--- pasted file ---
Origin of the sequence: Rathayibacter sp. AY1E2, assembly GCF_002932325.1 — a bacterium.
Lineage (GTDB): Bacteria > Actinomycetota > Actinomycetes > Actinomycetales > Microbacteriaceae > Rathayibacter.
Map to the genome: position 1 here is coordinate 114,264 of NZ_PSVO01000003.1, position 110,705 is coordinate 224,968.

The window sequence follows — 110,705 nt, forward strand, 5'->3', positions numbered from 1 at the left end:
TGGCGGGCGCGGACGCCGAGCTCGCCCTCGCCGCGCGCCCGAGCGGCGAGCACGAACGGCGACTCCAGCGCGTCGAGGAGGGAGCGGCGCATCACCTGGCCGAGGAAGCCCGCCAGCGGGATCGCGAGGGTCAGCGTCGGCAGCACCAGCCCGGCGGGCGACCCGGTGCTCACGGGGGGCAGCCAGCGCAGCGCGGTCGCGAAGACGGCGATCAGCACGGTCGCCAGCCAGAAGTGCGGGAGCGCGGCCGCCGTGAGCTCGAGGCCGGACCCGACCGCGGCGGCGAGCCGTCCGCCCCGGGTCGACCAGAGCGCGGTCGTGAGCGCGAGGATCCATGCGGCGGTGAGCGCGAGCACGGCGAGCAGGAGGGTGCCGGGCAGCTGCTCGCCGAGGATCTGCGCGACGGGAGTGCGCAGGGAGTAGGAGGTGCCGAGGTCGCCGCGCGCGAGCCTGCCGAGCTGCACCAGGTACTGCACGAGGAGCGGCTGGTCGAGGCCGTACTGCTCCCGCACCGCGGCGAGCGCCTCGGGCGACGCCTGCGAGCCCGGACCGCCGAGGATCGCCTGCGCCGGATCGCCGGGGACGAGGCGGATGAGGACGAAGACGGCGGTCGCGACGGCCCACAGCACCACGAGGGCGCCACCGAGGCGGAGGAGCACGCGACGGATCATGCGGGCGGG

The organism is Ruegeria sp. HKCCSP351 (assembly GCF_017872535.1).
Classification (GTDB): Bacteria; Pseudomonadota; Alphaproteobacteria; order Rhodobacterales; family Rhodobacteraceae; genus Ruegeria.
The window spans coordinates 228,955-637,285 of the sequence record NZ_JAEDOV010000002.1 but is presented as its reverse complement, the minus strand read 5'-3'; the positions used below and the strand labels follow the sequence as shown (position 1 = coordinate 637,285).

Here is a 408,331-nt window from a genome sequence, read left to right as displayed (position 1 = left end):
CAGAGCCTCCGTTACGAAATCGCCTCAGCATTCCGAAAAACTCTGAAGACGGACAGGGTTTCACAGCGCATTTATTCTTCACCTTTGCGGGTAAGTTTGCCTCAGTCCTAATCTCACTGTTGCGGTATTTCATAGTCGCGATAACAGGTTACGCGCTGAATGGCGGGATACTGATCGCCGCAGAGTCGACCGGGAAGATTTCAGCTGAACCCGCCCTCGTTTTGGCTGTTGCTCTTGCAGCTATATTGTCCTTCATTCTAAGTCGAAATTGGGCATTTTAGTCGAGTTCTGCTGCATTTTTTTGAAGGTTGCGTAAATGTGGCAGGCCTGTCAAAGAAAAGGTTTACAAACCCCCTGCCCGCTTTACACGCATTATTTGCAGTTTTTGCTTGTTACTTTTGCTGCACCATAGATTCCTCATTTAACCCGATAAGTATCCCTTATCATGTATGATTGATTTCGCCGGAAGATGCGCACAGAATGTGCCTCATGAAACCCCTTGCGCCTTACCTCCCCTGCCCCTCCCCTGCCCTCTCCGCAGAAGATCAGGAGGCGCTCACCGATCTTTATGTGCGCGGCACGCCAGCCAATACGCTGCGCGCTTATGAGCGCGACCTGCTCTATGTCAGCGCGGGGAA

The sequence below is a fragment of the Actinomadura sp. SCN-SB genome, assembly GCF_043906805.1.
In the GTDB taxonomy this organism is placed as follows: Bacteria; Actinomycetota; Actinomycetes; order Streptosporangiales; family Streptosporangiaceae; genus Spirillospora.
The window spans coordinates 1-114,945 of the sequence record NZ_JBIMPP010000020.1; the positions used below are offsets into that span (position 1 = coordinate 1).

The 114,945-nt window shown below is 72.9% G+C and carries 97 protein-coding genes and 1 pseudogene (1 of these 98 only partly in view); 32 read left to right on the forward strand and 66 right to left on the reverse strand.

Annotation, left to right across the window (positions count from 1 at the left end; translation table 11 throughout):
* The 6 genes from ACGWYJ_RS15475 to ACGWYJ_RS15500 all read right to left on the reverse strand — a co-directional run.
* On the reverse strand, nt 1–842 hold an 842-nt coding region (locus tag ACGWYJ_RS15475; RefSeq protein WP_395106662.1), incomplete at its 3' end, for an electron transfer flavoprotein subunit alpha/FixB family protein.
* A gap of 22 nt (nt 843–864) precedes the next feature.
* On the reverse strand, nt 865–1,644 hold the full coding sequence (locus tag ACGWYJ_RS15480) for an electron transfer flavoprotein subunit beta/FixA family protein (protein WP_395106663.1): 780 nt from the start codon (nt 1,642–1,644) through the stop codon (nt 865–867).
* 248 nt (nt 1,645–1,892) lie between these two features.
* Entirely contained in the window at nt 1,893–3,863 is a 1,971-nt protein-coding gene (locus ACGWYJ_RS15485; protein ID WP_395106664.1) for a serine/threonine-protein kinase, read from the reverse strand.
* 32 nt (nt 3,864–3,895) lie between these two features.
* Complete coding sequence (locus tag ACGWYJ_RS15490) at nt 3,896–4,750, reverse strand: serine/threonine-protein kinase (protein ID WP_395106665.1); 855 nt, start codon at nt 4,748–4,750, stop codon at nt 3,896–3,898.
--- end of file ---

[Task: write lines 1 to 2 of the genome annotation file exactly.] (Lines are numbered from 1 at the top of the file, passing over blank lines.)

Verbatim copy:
Origin of the sequence: Rathayibacter sp. AY1E2, assembly GCF_002932325.1 — a bacterium.
Lineage (GTDB): Bacteria > Actinomycetota > Actinomycetes > Actinomycetales > Microbacteriaceae > Rathayibacter.